It is the Fulton Building, named by Phipps in honor of Robert Fulton, a developer of steam-powered boats that could not only travel from Pittsburgh to New Orleans, but back again, up river.

It dramatically spurred industrial and agricultural development in the Ohio and Mississippi River valleys. Of course, it did the same throughout the world.  But, it started here.

Such riverboats are still quite evident outside the Fulton Building in this photo a century later.

The building is only about five years old here. As you can see, it started out with a granite-and-brick partner across the street. The pair created a dramatic entry into  downtown from the Northside, where Phipps grew up. It was torn down in 1964. A parking garage backed into the space.

Phipps could appreciate the value of a good partner. He started out in business with a boyhood neighbor, one Andrew Carnegie.

Henry Phipps, left, and Andrew Carnegie

Henry Phipps, left, and Andrew Carnegie

He was flush with cash after John D. Rockefeller bought out Carnegie Steel in 1901, and Phipps was the major investor in these riverfront buildings.

Next to the Sixth Street buildings is the towering Manufacturers Building, the one with natatorium signs on the roof. The swimming pool and associated turkish baths and massage rooms were actually in the four-story building to the rear.

Coming Clean

It was among Phipps’ many efforts to give something back to the community that made him rich. In this case, he offered a place for Pittsburghers to thoroughly clean off the industrial grime and soot his factories wrought.

The Pittsburgh Natatorium seems to have spared nothing, according to a 1912 book on sanitation.

“. . .There is the shower and needle bath, the ‘sweat’ bath, the cold plunge, and luxurious couches bespeaking of cleanliness and comfort, where one can rest to their heart’s content.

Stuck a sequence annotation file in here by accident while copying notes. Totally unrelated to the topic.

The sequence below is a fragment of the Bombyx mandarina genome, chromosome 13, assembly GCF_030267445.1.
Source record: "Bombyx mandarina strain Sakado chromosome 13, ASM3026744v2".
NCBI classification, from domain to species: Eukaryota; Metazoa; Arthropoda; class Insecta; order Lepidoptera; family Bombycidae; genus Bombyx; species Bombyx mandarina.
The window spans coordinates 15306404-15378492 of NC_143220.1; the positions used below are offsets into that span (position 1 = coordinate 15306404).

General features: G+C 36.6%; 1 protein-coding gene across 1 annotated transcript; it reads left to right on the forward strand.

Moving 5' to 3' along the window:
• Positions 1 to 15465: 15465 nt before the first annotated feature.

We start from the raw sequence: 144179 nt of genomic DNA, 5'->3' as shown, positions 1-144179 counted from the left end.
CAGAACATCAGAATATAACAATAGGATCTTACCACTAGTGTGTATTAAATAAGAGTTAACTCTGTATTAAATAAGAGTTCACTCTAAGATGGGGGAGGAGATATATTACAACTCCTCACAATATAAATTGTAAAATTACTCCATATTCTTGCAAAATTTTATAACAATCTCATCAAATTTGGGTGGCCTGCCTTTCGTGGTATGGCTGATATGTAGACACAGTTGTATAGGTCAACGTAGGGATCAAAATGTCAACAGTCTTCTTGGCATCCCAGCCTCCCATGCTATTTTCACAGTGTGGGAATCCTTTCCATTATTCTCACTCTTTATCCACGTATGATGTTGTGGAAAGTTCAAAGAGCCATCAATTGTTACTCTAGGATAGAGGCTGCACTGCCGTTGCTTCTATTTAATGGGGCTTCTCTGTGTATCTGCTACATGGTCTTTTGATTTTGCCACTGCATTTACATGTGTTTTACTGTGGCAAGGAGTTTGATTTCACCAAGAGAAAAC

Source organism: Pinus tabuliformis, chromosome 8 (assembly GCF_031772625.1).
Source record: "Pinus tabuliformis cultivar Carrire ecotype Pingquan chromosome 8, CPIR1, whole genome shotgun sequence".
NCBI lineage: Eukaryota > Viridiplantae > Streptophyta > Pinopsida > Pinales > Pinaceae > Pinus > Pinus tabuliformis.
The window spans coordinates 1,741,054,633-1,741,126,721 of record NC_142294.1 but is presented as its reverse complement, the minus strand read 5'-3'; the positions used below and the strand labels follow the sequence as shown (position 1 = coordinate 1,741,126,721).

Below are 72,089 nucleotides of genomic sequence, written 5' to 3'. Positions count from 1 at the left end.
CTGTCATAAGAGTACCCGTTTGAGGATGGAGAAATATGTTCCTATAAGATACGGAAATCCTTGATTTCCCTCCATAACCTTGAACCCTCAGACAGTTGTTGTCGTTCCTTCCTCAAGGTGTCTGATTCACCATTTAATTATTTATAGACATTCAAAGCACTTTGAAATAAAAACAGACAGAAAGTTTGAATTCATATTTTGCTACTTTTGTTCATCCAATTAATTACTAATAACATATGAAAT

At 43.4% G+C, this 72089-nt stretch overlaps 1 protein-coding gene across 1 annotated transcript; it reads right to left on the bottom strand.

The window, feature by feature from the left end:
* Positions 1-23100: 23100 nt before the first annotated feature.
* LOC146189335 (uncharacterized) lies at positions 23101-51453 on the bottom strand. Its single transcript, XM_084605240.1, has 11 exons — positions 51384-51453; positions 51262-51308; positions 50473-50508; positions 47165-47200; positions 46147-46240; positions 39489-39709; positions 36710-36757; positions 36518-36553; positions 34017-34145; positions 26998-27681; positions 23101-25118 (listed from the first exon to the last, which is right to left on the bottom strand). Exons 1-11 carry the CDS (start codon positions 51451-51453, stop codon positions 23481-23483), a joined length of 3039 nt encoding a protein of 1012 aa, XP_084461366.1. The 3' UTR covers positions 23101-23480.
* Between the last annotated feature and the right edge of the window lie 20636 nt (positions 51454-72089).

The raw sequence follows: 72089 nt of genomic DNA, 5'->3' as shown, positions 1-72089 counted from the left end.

“The ‘salt rub,’ the most refreshing of all baths and rubs ever invented, is becoming popular with this Natatorium. . . It is safe to say that with the introduction of this unique bath many women have brushed aside cosmetics and lotions, and are letting nature do its work unhindered by false appliances. . . On average, 500 women make use of the Natatorium on Thursdays in one bath or another, and attendants have handled at times 1,000 men on other days.”

Postcard shows main pool of Pittsburgh Natatorium

Postcard shows main pool of Pittsburgh Natatorium

All the water was continually refreshed from artesian wells. The price? $1.50. That would be about $36 in 2015 dollars. It included a “clean bed” and a private room, but I don’t think overnight stays were offered.

The natatorium was torn down in 1935. The odd reason given in the historic record  — to reduce property taxes — seems more  political statement than reason. It must not have been generating sufficient revenue in the midst of the Great Depression to cover costs, including taxes.

Otherwise the owners could have lowered their property taxes to a much greater degree by razing the  Manufacturer’s Building, a 16-story loft tower attached to it. That didn’t happen until 1956. It was replaced by, you guessed it, a parking garage.

The Fulton Building thrives yet today though as the Renaissance Pittsburgh Hotel following a $45 million makeover completed in 2001.

All the buildings of Phipps skyline were designed by New York architect Grosvenor Atterbury.